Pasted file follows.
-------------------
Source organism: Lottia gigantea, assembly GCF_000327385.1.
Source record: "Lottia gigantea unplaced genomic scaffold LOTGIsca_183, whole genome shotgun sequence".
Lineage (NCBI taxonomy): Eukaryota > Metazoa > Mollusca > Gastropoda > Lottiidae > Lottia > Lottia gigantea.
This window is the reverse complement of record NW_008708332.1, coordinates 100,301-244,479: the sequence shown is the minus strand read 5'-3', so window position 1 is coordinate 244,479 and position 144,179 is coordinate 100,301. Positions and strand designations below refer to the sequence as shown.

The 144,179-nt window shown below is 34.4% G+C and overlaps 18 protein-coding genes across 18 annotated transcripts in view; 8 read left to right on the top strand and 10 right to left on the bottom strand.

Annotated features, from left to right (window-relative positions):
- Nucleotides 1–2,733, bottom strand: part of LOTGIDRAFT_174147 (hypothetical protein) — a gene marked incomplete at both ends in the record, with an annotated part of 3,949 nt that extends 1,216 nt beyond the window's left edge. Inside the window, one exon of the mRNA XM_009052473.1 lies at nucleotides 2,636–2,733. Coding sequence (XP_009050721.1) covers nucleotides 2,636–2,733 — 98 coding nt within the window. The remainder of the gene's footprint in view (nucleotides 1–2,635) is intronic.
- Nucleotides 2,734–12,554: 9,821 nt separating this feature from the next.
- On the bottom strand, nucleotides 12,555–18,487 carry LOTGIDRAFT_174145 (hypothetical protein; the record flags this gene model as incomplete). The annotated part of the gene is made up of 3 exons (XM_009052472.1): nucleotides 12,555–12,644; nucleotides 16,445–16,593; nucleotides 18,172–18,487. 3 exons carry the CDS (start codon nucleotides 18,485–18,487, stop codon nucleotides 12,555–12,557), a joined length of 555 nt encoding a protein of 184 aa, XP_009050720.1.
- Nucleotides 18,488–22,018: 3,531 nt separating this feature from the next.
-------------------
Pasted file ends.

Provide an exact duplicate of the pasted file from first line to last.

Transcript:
Source organism: Lottia gigantea, assembly GCF_000327385.1.
Source record: "Lottia gigantea unplaced genomic scaffold LOTGIsca_183, whole genome shotgun sequence".
Lineage (NCBI taxonomy): Eukaryota > Metazoa > Mollusca > Gastropoda > Lottiidae > Lottia > Lottia gigantea.
This window is the reverse complement of record NW_008708332.1, coordinates 100,301-244,479: the sequence shown is the minus strand read 5'-3', so window position 1 is coordinate 244,479 and position 144,179 is coordinate 100,301. Positions and strand designations below refer to the sequence as shown.

The 144,179-nt window shown below is 34.4% G+C and overlaps 18 protein-coding genes across 18 annotated transcripts in view; 8 read left to right on the top strand and 10 right to left on the bottom strand.

Annotated features, from left to right (window-relative positions):
- Nucleotides 1–2,733, bottom strand: part of LOTGIDRAFT_174147 (hypothetical protein) — a gene marked incomplete at both ends in the record, with an annotated part of 3,949 nt that extends 1,216 nt beyond the window's left edge. Inside the window, one exon of the mRNA XM_009052473.1 lies at nucleotides 2,636–2,733. Coding sequence (XP_009050721.1) covers nucleotides 2,636–2,733 — 98 coding nt within the window. The remainder of the gene's footprint in view (nucleotides 1–2,635) is intronic.
- Nucleotides 2,734–12,554: 9,821 nt separating this feature from the next.
- On the bottom strand, nucleotides 12,555–18,487 carry LOTGIDRAFT_174145 (hypothetical protein; the record flags this gene model as incomplete). The annotated part of the gene is made up of 3 exons (XM_009052472.1): nucleotides 12,555–12,644; nucleotides 16,445–16,593; nucleotides 18,172–18,487. 3 exons carry the CDS (start codon nucleotides 18,485–18,487, stop codon nucleotides 12,555–12,557), a joined length of 555 nt encoding a protein of 184 aa, XP_009050720.1.
- Nucleotides 18,488–22,018: 3,531 nt separating this feature from the next.